Rubio’s immigration stance sets him apart from many Hispanics

Marco Rubio, considered by some to be a top contender for the GOP vice presidential slot, has provided less support for U.S. immigrants than might have been expected.

The Hispanic senator from Florida, who is the son of two Cuban immigrants, has been criticized from many quarters for his approach to immigration and naturalization issues in his politics. A recent article in the New Yorker examined how Rubio’s position on immigration has alienated him from some Hispanics, as the magazine investigated his much-publicized public spat with Univision.

Rubio’s fight against the Spanish language television station, Univision, began last year, when Geraldo Reyes, chief of the network’s investigative unit, called Rubio’s family members asking whether or not Rubio’s brother-in-law, Orlando Cicilia, was part of a drug trafficking ring in Florida 25 years ago. Rubio’s staff tried to half the story’s broadcast, and most Republican candidates for office pledged to boycott the station until amends were made.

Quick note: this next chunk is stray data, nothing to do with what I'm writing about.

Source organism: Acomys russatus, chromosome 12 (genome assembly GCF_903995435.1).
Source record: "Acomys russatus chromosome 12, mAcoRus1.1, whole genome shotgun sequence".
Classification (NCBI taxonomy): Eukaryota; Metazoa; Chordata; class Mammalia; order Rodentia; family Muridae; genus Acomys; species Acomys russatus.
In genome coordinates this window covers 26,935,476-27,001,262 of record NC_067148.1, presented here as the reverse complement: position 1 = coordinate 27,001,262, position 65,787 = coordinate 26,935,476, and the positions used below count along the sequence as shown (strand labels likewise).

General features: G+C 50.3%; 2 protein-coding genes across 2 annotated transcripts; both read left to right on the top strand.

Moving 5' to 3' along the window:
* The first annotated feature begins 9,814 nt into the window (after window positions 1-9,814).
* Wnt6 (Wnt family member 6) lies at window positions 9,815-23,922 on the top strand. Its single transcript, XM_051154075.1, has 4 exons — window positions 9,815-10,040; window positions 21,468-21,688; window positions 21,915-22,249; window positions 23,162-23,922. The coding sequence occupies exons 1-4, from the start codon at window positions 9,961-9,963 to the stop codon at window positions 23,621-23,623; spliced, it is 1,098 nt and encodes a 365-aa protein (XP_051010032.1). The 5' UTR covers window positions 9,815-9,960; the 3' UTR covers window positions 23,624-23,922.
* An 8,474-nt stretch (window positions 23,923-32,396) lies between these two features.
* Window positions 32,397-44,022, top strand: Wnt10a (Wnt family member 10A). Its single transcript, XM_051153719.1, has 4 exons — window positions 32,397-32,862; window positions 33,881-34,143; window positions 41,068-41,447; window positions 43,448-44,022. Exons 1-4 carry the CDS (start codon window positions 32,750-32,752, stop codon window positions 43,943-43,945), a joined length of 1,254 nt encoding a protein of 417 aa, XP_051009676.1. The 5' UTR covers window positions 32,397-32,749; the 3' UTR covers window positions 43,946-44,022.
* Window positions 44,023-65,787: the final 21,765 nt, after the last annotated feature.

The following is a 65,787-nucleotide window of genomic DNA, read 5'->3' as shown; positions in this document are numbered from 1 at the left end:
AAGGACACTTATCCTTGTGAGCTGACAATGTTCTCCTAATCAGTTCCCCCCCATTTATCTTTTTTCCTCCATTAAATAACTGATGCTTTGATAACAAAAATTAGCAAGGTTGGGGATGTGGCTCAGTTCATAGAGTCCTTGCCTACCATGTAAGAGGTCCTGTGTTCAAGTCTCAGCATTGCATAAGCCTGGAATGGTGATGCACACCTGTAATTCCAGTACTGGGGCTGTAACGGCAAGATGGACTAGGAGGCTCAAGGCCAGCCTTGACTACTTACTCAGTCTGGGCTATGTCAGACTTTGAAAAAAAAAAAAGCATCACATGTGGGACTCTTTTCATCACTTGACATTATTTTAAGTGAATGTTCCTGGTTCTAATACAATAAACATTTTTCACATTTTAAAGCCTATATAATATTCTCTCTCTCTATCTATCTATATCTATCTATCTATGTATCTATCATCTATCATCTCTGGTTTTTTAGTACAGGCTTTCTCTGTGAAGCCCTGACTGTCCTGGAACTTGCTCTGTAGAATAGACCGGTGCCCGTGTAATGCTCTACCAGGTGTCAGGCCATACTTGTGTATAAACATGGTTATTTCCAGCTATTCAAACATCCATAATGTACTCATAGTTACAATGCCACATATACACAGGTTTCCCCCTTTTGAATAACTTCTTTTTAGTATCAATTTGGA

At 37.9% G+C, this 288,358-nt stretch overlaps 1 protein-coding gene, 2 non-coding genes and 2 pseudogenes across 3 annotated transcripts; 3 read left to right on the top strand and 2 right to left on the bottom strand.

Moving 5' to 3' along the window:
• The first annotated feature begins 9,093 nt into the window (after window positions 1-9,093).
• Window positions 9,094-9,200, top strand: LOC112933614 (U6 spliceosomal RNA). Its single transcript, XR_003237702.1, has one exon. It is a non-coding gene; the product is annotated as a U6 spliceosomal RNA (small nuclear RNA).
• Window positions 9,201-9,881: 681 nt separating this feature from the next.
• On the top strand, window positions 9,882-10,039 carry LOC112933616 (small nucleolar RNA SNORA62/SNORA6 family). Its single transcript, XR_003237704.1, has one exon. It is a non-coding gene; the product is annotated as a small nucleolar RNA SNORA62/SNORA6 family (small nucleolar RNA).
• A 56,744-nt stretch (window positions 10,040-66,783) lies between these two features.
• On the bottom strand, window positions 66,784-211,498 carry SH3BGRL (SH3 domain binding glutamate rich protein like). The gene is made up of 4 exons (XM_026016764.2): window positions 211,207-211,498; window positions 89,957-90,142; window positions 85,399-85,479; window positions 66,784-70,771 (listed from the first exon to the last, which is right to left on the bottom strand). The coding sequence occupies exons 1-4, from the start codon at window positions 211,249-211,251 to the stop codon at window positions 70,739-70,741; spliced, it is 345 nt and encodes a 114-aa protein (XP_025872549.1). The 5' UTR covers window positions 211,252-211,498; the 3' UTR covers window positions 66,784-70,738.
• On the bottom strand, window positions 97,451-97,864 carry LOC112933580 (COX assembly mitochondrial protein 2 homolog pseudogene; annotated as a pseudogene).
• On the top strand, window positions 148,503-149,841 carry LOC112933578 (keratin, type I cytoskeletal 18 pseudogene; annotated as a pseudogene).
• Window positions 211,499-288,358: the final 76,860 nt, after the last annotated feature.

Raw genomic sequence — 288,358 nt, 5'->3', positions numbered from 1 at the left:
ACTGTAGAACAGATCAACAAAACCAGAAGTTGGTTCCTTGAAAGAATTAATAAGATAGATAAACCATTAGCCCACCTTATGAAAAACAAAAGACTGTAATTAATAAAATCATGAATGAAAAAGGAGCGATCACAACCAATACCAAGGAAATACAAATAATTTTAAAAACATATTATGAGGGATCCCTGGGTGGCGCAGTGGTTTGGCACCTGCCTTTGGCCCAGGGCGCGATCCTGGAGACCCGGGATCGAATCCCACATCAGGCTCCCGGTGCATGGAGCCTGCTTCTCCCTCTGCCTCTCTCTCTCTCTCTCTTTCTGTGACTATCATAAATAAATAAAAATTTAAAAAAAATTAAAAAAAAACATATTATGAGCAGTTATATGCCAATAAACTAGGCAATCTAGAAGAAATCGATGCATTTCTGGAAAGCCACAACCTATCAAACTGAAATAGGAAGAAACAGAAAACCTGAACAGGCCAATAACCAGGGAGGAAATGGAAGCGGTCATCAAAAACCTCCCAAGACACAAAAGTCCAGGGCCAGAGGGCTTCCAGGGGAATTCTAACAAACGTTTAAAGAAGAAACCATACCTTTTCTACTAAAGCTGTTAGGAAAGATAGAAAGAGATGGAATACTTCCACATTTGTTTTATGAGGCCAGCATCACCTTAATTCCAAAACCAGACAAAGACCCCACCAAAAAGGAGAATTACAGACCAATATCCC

Univision called Rubio’s actions against the station “anti-Hispanic,” according to the New Yorker.

“The fact that Rubio and some Republican presidential candidates have an anti-Hispanic stand that they don’t want to share with our community is understandable but despicable,” Univision Chairman Haim Saban wrote in an email to the magazine. Saban was likely referring to Rubio’s opposition to any form of amnesty for illegal immigrants – a stance he reiterated when speaking with the New Yorker recently, and that is in line with the position of the immigration hardliners competing for the party’s presidential nomination.

In a possible effort to gain support from the Hispanic community and immigrants working towards U.S. citizenship, Rubio will be a keynote speaker during the Hispanic Leadership Network’s “Inspiring Action” conference. Slated for January 27, the conference will focus on HLN’s center-right policies promoting prosperity and restored opportunity to the U.S. Hispanic community.